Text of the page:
Strategy #3: Use smaller plates and glasses: Get rid of your big dinner plates and glasses. It has been proven that using smaller plates and narrower glasses leads to eating significantly less without even thinking about it.
Strategy #4: Make snacking a hassle: Rule number one of weight loss, if it is readily available in your house you will eat it. Do a pantry purge. Get rid of the junk in your house. Make this a 911! Replace it with healthy options like precut up fruit and vegetables. Challenge yourself to find healthy snacks. Try kale chips or cucumbers dipped in hummus.
Strategy #5: Eat more slowly: Eating faster invariably results in eating more. Slowing down allows time for the signal to go from our stomach to our brain saying we are full. How many times have you eaten to the point you feel like you are 100% full and then you get up from the dinner table and you realize you are absolutely stuffed and you are actually in pain because you realize you were 120% full. Not a great feeling. Think Thanksgiving Day meal.
Eat slowly sounds simple, but I think we all know that it isn’t. It’s simple in theory, but hard in practice, especially in light of the busy world we live in. Eating slowly and eating until you are 80% full go hand in hand. It’s really hard to effectively implement one strategy without the other. Here are some practical tips you can implement when adopting a slow eating lifestyle:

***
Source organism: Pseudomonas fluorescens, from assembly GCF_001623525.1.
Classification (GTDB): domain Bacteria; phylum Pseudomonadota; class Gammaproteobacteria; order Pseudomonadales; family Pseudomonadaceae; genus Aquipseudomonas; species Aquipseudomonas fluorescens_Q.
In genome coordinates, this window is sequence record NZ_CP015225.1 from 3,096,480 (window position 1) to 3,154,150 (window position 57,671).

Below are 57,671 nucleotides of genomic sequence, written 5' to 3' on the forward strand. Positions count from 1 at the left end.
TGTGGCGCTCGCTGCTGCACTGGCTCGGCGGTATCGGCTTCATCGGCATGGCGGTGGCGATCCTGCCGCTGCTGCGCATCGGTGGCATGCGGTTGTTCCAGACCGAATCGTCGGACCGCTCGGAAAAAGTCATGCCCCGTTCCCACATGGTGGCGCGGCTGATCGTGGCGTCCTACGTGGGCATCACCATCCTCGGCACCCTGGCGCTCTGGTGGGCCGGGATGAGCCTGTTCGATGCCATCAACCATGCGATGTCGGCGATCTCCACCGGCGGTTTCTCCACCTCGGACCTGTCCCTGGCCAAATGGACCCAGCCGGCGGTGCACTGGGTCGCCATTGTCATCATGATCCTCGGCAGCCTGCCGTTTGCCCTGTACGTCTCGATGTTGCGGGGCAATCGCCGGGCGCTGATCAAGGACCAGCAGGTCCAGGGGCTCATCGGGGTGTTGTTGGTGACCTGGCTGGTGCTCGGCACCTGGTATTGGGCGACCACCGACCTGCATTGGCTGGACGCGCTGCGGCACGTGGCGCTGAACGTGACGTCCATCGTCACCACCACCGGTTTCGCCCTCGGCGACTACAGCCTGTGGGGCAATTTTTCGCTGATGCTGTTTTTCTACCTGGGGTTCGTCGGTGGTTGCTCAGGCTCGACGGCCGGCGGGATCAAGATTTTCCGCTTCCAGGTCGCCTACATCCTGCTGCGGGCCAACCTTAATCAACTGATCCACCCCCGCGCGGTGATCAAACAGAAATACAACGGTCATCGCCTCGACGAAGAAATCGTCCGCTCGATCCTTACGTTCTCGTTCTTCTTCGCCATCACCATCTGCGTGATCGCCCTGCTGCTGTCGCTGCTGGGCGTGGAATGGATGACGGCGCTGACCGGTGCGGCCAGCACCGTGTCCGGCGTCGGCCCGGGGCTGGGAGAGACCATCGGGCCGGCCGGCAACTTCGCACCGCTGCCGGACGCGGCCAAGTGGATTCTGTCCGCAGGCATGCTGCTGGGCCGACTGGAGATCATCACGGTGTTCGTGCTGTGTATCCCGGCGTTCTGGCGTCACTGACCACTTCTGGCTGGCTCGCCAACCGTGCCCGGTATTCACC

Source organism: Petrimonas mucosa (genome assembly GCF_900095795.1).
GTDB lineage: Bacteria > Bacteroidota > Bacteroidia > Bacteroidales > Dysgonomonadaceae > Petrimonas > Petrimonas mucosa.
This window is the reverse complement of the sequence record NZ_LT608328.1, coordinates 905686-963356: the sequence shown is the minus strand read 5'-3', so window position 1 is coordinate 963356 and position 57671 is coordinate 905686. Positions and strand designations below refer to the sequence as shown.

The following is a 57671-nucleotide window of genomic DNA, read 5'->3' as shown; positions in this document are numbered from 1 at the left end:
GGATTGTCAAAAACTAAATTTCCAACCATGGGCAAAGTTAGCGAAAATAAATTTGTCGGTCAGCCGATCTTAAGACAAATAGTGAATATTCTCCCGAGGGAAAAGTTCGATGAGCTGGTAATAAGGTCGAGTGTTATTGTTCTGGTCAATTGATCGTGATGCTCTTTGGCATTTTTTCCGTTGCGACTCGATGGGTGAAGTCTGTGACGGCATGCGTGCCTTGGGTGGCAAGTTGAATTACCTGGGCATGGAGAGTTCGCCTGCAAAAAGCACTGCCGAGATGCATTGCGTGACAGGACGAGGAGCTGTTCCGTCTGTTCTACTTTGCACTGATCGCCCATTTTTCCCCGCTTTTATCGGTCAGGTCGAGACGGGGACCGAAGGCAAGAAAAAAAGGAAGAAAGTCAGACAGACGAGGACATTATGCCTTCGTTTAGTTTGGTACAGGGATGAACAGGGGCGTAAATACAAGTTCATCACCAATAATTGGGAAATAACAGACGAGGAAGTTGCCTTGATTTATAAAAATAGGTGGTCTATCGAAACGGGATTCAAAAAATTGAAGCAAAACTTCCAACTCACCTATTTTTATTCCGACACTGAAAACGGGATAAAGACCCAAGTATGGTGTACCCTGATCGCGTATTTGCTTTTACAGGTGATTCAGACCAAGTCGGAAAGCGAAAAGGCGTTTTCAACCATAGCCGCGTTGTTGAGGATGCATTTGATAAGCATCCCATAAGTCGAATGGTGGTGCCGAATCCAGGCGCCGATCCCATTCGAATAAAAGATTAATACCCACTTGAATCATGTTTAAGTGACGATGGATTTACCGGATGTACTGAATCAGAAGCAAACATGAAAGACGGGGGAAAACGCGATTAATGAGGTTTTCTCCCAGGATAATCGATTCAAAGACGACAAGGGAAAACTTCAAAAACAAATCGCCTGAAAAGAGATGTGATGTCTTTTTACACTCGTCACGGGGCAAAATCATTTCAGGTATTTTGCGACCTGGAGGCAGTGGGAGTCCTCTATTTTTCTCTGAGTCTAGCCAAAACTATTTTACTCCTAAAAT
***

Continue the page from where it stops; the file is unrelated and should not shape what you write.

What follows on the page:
Tip #1: Put your fork down between bites. Relax. Breathe. Take a few extra moments before you pick up the fork again.
Tip #2: Set a timer if needed-start with 15 minutes per meal as a basic goal. Work up to 20 or even 30 minutes. Chew a few more times than you think you need to. Enjoy and savor each bite. If you are eating something delicious, take pleasure in it. Notice smells, flavors and textures.
Tip #3: Eat mindfully without distractions, such as TV, smartphones or the computer. Pleasant conversation with friends and families is encouraged. I think eating mindfully is one of the biggest things we need to get back to. Mindless eating or eating for reasons other than hunger can catch up with you quickly. Every time you eat you should ask yourself this question, “Am I truly hungry or am I eating because I am stressed, bored, anxious, depressed, etc.?”
If you are eating for reasons other than hunger you will never be satisfied. If you are truly hungry than eat. But if you are going to eat, than just eat. Turn off the TV and computer and just focus on eating. You will eat more slowly, eat less and enjoy your food more.
Although eating until 80% full and eating slowly sounds super simple, it can be very challenging to implement these strategies. Be patient with yourself. Just like any other habit you are trying to implement it takes time. It’s normal to struggle with this habit, but it can be a game-changer.
I want to invite you to try these two strategies of eating until you are 80% full and eating slowly as often as you can over the next two weeks. Notice and name the changes that you see in your eating habits. Not only will you feel better, you will lose weight as well. So do as the Okinawans do before each meal. Take a moment to repeat the mantra of hara hachi bu and give yourself a reminder to slow down and eat until you are only 80% full.
Troy Ismir, MS
Fitness and Lifestyle Performance Coach